Your morning cup of Starbucks could soon get even more expensive

A major drought in Brazil has decimated the world's coffee supply


Lindsay Abrams
April 28, 2014 10:05PM (UTC)

The changing climate is going to take all kinds of improbabilities and turn them into the new normal. Case in point: Even Starbucks can't afford to buy coffee these days.

As extreme weather wreaks havoc on one of the world's major coffee producers, Craig Russell, Starbucks's head of coffee, told the Wall Street Journal that the company has halted its purchases of Brazilian beans.

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Brazil, which is responsible for about a third of global coffee output, in the midst of its worst drought in decades; as a result, coffee production is down, and prices are way up -- futures have surged about 90 percent this year. Once the drought is over, things are only expected to get worst: heavy rains anticipated for later this year threaten to further slow the harvest and reduce crop quality.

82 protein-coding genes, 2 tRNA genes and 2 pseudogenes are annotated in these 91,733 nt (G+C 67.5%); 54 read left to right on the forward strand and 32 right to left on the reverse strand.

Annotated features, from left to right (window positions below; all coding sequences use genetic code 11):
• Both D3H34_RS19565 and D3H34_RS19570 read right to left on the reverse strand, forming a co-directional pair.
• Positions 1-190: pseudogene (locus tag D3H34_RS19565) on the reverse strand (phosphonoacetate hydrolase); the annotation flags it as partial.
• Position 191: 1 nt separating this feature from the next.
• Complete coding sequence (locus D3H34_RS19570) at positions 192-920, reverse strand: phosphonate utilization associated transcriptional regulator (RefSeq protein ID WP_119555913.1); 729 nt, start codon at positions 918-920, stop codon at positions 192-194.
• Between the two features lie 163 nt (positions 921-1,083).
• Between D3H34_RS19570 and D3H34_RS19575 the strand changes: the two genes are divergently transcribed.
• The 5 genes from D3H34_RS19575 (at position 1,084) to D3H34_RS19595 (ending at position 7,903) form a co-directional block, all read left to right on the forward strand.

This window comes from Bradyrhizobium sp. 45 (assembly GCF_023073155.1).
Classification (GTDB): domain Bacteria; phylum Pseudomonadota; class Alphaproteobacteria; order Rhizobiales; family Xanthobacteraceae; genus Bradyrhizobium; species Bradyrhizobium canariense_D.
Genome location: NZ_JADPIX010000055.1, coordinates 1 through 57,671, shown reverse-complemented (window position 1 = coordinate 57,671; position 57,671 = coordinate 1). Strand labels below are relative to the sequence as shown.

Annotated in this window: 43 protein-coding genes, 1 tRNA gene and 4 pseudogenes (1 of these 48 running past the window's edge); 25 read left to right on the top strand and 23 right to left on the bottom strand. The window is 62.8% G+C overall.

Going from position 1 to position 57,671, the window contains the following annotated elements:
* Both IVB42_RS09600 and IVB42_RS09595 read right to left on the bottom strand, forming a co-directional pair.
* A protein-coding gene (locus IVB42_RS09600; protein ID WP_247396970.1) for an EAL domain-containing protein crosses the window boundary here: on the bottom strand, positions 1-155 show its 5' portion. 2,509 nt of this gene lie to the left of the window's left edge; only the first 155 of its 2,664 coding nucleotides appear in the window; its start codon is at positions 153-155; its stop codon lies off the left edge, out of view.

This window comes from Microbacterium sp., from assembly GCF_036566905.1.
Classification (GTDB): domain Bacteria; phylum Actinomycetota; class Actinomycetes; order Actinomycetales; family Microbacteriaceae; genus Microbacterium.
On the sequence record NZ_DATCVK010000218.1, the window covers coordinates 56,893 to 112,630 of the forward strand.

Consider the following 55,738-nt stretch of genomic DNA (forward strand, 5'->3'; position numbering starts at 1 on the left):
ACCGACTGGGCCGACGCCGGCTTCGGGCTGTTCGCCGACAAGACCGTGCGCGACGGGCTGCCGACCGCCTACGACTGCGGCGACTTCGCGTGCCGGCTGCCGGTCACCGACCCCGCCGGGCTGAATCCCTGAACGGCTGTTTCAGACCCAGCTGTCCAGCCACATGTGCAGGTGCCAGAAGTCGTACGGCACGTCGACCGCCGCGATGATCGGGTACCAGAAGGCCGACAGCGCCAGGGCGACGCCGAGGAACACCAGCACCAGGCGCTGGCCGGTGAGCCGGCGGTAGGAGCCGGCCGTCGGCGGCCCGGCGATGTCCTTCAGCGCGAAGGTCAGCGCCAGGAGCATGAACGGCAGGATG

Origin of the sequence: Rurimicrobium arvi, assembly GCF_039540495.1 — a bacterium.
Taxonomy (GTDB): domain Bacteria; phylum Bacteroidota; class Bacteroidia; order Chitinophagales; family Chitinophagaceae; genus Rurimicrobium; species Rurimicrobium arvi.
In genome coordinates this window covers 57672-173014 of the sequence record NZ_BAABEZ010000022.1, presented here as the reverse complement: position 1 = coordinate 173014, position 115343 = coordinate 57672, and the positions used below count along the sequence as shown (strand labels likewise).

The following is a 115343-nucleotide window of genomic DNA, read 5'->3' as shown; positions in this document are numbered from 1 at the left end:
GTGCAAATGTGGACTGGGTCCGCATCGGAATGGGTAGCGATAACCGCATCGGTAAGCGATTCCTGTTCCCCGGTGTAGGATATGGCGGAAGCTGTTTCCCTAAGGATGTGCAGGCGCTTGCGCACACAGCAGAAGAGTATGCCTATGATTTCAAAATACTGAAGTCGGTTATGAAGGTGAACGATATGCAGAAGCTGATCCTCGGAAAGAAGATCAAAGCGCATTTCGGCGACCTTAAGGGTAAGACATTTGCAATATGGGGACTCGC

"No one really knows" how bad the crop loss will be, Russell said. "Our strategy is stability. To have stability, you don't chase the market."

For now, Starbucks is quick to reassure customers that they aren't yet raising prices. But as Russell told the WSJ, "Eventually, you have to buy coffee" -- and with the world facing a shortage of 11 million 60-kg bags of beans, there's no guarantee that we'll be able to keep doing so without shelling out more cash.


Lindsay Abrams

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